According to a report in the August issue of Annals of Oncology, it has been shown that prophylactic aspirin therapy for at least 5 years has some effectiveness in preventing colorectal and other cancers. Investigators for this report analyzed several different dosing regimens for men and women ages 50, 55, 60, and 65.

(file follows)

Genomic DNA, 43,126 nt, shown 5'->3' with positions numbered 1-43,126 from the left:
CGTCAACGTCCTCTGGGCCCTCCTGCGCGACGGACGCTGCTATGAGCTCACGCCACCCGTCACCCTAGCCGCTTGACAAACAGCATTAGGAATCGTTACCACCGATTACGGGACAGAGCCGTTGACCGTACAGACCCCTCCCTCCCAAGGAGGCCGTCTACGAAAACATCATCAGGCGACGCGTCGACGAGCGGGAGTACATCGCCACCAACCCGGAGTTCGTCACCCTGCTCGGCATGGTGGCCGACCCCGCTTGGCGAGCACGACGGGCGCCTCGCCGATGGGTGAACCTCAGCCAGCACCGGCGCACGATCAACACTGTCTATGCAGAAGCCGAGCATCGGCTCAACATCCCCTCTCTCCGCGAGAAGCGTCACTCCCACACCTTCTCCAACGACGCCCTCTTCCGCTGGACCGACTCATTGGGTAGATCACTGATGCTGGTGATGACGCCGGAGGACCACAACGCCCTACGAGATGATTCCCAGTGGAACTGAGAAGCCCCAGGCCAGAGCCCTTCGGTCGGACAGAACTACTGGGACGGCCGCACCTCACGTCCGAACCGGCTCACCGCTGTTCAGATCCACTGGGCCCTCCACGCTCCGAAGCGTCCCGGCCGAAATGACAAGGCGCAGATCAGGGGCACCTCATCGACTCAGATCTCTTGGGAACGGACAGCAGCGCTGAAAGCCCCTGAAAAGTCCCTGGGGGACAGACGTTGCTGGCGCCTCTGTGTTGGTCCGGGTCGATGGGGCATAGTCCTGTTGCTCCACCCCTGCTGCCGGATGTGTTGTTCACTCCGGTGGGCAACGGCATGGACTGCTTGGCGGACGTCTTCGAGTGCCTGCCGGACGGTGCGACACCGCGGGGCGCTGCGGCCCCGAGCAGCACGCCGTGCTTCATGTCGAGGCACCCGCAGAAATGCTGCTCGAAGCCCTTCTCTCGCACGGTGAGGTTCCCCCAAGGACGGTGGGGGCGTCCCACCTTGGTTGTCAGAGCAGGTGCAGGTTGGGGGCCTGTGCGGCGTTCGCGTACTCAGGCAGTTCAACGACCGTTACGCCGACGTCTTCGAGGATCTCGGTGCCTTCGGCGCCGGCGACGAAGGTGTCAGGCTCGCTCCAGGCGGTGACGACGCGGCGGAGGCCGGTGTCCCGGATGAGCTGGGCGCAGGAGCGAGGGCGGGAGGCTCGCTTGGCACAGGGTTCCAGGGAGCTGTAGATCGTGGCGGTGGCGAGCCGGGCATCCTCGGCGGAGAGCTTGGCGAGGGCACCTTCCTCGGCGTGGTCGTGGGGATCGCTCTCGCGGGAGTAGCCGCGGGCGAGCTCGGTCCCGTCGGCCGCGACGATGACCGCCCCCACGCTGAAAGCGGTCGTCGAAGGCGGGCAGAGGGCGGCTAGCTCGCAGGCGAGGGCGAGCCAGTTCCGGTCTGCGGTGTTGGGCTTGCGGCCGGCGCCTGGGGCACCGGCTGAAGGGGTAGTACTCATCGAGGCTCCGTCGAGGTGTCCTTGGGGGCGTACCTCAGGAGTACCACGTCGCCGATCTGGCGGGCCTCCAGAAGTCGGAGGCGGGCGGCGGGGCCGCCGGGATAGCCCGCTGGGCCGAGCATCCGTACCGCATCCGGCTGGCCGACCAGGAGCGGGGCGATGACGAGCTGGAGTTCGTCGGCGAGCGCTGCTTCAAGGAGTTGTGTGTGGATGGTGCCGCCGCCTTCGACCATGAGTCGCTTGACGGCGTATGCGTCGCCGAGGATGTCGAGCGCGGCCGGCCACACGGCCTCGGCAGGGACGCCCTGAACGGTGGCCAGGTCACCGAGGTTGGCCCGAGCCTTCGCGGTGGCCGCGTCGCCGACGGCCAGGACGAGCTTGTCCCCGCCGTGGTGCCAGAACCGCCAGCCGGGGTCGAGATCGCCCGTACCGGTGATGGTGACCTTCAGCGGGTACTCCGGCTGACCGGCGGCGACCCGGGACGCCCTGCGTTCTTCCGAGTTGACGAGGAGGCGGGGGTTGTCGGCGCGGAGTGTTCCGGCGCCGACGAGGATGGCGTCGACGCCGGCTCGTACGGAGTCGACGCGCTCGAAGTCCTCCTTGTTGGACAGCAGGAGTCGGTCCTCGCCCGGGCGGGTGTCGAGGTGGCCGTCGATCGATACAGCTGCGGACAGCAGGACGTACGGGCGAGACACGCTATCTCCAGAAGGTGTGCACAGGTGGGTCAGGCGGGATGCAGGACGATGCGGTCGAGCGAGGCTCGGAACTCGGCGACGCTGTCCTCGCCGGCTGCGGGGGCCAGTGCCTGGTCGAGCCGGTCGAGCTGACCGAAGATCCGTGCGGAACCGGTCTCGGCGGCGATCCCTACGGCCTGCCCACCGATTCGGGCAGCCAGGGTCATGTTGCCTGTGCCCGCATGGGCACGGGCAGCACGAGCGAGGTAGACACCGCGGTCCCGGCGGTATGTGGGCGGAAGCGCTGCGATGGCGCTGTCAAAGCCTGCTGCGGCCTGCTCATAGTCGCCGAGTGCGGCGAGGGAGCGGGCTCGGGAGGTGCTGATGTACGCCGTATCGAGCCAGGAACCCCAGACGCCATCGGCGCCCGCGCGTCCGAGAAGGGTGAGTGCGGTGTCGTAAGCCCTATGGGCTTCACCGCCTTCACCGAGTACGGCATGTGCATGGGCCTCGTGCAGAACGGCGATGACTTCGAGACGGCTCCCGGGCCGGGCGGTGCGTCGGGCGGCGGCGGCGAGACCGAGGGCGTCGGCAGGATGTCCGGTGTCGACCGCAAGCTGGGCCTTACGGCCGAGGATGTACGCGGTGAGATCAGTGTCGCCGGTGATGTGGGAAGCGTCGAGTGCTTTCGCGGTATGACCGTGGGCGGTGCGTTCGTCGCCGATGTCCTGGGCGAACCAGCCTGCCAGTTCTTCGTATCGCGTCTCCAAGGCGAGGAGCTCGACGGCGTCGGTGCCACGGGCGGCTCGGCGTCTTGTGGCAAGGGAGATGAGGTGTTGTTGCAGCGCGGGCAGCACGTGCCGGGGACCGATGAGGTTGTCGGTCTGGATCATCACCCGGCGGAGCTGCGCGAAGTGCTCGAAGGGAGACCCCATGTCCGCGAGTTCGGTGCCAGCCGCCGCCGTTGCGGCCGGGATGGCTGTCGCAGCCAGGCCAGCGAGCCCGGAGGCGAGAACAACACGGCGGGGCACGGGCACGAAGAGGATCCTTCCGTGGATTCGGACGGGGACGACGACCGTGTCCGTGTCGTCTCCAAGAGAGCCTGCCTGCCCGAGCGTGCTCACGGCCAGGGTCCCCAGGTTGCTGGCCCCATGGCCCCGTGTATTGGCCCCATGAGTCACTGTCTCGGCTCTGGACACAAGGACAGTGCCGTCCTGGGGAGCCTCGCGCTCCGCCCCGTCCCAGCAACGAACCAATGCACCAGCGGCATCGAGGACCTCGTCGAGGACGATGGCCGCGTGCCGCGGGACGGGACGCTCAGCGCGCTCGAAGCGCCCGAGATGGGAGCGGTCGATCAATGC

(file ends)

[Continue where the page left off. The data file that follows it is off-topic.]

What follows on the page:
Researchers found that aspirin therapy protection against cancer begins 3 years after starting and for 5 years after stopping, and showed a reduction in colorectal cancer, reduced mortality rate in esophageal cancer, and protection against stomach and other gastric cancers, as well as breast cancers, and certain types of skin cancers. This study was sponsored by the International Society of Cancer Prevention U.K., the British Heart Foundation, and the American Cancer Society. The key clinical point is that the study showed that prophylactic aspirin therapy has a favorable benefit-harm profile as applied to these types of cancers. Although much research has been done, there is still not enough clear evidence to show that the benefits of aspirin therapy for cancer prevention outweigh the harmful side effects. If you are wondering whether or not you should be taking aspirin you should consult your healthcare provider.
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